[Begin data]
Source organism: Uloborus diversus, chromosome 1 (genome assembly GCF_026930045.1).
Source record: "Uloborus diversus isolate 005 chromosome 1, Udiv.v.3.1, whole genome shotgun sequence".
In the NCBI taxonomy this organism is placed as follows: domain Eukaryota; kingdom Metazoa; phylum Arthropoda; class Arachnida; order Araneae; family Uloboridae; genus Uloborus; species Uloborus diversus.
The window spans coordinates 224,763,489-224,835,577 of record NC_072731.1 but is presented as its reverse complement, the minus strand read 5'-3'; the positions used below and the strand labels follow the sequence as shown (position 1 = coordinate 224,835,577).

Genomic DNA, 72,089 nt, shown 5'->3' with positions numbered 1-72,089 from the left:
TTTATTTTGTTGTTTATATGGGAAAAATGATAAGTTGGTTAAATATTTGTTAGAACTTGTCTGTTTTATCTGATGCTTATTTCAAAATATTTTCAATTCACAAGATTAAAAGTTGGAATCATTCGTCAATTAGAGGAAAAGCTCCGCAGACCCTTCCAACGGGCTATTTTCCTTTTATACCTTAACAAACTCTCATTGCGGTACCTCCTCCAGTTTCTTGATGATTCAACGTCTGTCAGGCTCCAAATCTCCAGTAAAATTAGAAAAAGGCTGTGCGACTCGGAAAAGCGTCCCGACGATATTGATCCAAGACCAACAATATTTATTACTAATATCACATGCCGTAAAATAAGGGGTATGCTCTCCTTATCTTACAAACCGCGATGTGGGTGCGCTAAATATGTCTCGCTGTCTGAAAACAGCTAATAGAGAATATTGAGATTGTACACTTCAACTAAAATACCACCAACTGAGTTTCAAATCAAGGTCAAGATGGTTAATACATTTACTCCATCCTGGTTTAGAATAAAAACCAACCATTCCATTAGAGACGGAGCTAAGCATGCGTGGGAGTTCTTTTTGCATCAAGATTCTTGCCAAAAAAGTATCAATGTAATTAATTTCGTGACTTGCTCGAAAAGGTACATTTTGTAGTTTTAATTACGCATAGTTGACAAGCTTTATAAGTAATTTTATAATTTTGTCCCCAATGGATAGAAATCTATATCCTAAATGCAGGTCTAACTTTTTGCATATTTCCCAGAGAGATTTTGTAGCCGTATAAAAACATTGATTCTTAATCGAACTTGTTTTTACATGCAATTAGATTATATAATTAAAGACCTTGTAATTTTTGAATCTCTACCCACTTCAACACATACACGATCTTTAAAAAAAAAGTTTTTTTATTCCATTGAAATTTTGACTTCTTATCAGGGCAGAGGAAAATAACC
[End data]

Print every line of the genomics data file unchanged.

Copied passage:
Source organism: Uloborus diversus, chromosome 1 (genome assembly GCF_026930045.1).
Source record: "Uloborus diversus isolate 005 chromosome 1, Udiv.v.3.1, whole genome shotgun sequence".
In the NCBI taxonomy this organism is placed as follows: domain Eukaryota; kingdom Metazoa; phylum Arthropoda; class Arachnida; order Araneae; family Uloboridae; genus Uloborus; species Uloborus diversus.
The window spans coordinates 224,763,489-224,835,577 of record NC_072731.1 but is presented as its reverse complement, the minus strand read 5'-3'; the positions used below and the strand labels follow the sequence as shown (position 1 = coordinate 224,835,577).

Genomic DNA, 72,089 nt, shown 5'->3' with positions numbered 1-72,089 from the left:
TTTATTTTGTTGTTTATATGGGAAAAATGATAAGTTGGTTAAATATTTGTTAGAACTTGTCTGTTTTATCTGATGCTTATTTCAAAATATTTTCAATTCACAAGATTAAAAGTTGGAATCATTCGTCAATTAGAGGAAAAGCTCCGCAGACCCTTCCAACGGGCTATTTTCCTTTTATACCTTAACAAACTCTCATTGCGGTACCTCCTCCAGTTTCTTGATGATTCAACGTCTGTCAGGCTCCAAATCTCCAGTAAAATTAGAAAAAGGCTGTGCGACTCGGAAAAGCGTCCCGACGATATTGATCCAAGACCAACAATATTTATTACTAATATCACATGCCGTAAAATAAGGGGTATGCTCTCCTTATCTTACAAACCGCGATGTGGGTGCGCTAAATATGTCTCGCTGTCTGAAAACAGCTAATAGAGAATATTGAGATTGTACACTTCAACTAAAATACCACCAACTGAGTTTCAAATCAAGGTCAAGATGGTTAATACATTTACTCCATCCTGGTTTAGAATAAAAACCAACCATTCCATTAGAGACGGAGCTAAGCATGCGTGGGAGTTCTTTTTGCATCAAGATTCTTGCCAAAAAAGTATCAATGTAATTAATTTCGTGACTTGCTCGAAAAGGTACATTTTGTAGTTTTAATTACGCATAGTTGACAAGCTTTATAAGTAATTTTATAATTTTGTCCCCAATGGATAGAAATCTATATCCTAAATGCAGGTCTAACTTTTTGCATATTTCCCAGAGAGATTTTGTAGCCGTATAAAAACATTGATTCTTAATCGAACTTGTTTTTACATGCAATTAGATTATATAATTAAAGACCTTGTAATTTTTGAATCTCTACCCACTTCAACACATACACGATCTTTAAAAAAAAAGTTTTTTTATTCCATTGAAATTTTGACTTCTTATCAGGGCAGAGGAAAATAACC